Clean Power Plan Good for Montana: Daines Opposition Misguided

Jun 12, 2014

Last week the federal Environmental Protection Agency released a proposal it is calling the Clean Power Plan.  If enacted, it would cut carbon pollution nationally by 30 percent from 2005 levels by the year 2030.   Because Montana has already taken steps since 2005 to promote renewable energy and invest in energy efficiency, our state would only need to reduce our carbon pollution by 21 percent from existing levels.  Under this new proposal, Montana would be afforded enormous flexibility to craft regulations that fit our economy, our natural resources, and our power needs.

Though not a panacea for stopping climate change, the Clean Power Plan proposal would be a significant step in the right direction.  In fact, it may be the most important policy to address global warming that this country has ever undertaken.  Power plants are currently the largest source of carbon pollution in the country.  If we are to act to address the changing climate, power plants can’t be ignored. 

And act we should.  Ninety-seven percent of peer-reviewed scientific studies agree that carbon pollution is altering the earth’s climate.  As a result, around the world we are seeing rising temperatures, more severe rainstorms, more intense hurricanes, and rising sea levels.  Montana is getting more than our fair share of impacts.  Here in the state, trends show temperatures are up, mountain snowpack levels are down, spring runoff comes earlier, extreme storms are happening more often, forest fires are more frequent and intense, bark beetle infestations are destroying whole forests, and the list goes on. 

In short, here in Montana and around the globe the problems created by the changing climate are considerable; and if we continue on the same carbon emitting path that we’re on, the problems undoubtedly will become catastrophic.  University of Montana climate scientist Dr. Steve Running put it into perspective in a recent Great Falls Tribune article on the Clean Power Plan.  He said:


If the American people are serious about slowing down climate change, this is the logical first step to do, and if we're not serious about climate change we need to sit our children and grandchildren down and say, 'Sorry, we don't feel like doing anything.’


Unfortunately, that’s exactly what many politicians want to do.  In his official statement responding to the proposed Clean Power Plan, our own Congressman Steve Daines called the proposal a “war on coal that kills Montana jobs and hurts Montana families.”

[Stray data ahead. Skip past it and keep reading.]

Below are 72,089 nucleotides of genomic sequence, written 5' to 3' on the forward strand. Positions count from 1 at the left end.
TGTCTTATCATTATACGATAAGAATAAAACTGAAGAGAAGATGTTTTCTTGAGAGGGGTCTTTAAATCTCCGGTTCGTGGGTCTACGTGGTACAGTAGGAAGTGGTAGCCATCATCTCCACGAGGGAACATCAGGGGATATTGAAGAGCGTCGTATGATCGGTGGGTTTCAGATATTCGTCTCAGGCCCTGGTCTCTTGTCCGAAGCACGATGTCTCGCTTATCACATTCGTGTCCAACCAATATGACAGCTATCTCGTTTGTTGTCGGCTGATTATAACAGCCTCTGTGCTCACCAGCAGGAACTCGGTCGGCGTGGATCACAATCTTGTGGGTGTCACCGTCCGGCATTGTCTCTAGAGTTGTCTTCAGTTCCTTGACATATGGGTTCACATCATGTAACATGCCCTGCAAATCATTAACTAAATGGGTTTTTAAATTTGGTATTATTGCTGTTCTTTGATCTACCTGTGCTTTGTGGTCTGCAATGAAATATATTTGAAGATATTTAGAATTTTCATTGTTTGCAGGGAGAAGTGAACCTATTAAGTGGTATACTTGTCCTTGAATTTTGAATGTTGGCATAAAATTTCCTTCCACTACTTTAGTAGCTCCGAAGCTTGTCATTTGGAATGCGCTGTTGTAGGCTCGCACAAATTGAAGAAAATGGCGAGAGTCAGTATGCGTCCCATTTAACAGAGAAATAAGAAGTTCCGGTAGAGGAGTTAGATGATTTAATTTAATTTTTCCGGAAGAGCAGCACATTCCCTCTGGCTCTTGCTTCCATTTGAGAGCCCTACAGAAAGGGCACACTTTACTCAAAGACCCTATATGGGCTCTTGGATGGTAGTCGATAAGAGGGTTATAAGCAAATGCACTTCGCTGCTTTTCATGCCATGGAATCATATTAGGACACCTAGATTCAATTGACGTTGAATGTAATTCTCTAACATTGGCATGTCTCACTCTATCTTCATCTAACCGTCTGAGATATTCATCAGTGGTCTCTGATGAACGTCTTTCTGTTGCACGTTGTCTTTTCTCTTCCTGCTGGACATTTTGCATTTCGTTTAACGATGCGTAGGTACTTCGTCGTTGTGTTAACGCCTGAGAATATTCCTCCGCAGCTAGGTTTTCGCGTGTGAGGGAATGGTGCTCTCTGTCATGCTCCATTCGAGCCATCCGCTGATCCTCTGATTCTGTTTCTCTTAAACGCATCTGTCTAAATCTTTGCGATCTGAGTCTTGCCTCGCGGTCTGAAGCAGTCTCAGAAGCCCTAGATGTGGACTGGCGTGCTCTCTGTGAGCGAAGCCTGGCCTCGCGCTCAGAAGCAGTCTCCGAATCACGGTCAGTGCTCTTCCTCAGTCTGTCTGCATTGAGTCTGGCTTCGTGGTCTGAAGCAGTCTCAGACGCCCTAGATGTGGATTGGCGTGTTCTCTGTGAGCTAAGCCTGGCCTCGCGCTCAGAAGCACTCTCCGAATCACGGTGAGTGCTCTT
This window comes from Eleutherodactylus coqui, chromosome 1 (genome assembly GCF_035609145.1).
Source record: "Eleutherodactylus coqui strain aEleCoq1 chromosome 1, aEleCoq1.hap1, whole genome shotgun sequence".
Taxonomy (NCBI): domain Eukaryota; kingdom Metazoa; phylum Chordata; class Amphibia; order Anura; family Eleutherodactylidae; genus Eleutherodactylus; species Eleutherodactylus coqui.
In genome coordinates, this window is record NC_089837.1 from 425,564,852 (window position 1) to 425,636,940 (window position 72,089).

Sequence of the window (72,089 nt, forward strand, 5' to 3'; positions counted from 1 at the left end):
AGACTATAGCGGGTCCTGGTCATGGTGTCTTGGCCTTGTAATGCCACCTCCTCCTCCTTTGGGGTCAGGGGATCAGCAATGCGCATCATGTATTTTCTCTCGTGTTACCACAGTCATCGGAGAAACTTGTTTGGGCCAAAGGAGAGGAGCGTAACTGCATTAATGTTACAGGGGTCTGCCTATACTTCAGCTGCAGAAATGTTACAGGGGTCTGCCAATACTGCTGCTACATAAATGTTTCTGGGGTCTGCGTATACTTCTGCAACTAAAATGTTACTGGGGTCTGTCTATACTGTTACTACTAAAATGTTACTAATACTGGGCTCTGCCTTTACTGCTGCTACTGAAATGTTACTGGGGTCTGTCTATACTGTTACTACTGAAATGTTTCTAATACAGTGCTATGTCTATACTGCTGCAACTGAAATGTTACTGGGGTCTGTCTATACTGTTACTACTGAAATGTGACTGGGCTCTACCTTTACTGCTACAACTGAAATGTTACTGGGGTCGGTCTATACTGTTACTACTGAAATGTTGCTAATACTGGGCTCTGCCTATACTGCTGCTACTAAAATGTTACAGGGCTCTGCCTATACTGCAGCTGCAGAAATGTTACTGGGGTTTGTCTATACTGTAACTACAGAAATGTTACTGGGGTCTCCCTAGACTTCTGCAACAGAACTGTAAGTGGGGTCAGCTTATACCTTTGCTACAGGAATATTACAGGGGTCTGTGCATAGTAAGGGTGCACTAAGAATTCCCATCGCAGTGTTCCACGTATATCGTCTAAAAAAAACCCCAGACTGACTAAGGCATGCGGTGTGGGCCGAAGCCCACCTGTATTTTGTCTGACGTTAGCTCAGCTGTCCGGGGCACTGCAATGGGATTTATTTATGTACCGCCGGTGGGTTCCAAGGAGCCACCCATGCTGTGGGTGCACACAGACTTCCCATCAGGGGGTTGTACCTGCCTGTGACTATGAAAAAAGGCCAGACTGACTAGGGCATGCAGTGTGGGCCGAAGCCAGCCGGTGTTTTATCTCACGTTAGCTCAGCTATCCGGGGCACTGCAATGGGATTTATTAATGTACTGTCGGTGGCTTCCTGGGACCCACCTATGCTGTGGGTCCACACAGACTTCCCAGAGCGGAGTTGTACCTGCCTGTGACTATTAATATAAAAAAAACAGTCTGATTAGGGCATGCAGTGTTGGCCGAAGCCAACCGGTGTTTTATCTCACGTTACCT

Nowhere in his official statement does Congressman Daines use the terms “climate change” or “global warming”.  That’s because he considers himself a “climate skeptic”.  In his mind, “the jury is still out” on whether carbon pollution is altering our climate.  In one interview on Montana Public Radio he even went so far as to say “solar cycles” may be causing it.  It is this head in the sand attitude that allows him to take such a misguided stand on the proposed Clean Power Plan.

If he understood the overwhelmingly-agreed-upon science and the gravity which it portends, he might have a more nuanced position on the proposal’s impact on lost jobs and the economy.  If he understood the science, Congressman Daines might think more about crop damages farmers face from extreme weather events like the recent hail storm near Billings.  He might be a little put out by the lost revenues hotels, restaurants, and gas stations encounter when major wildfires erupt around the state and tourists disappear.  He might be upset about the stress and added family medical bills caused by increased asthma attacks brought on by the smoke from those same wildfires.  He might consider the clients fishing outfitters lose in late summer when rivers are closed due to high stream temperatures and low flows, and he might be concerned about the long-term health of the timber industry faced with forests dying off because of bark beetle infestations. 

With an understanding of climate science, the proposed Clean Power Plan should be viewed as a jobs security plan, not a jobs killing one.  Reducing carbon certainly hasn’t hurt the economies of the nine northeastern states working to reduce their states’ carbon pollution through the Regional Greenhouse Gas Initiative.  Since 2009 these nine states have cut their carbon emissions by 18 percent, while their economies grew by 9.2 percent.  By comparison, over the same period carbon emissions in the other 41 states fell by only 4 percent, while their economies grew by only 8.8 percent. 

Montana is in the bullseye regarding the impacts of climate change.  Left unchecked, it would devastate our forests, waters, wildlife and agricultural lands.  Our way of life and our economy are at stake. I sure don’t want to have to explain to my kids and my future grandkids why my generation did little to reduce the carbon pollution causing climate change.  I want my government to act.  The Clean Power Plan is a good step in the right direction.  It would cut carbon from our most polluting industry, and it would allow each state the flexibility to craft its carbon reduction plan in ways it best sees fit. 

The science of climate change is too clear and too important to willfully ignore.  We owe it to future generations to act.  Please call Congressman Daines and tell him Montanans deserve better. 

This is David Dittloff, Regional Representative for the National Wildlife Federation.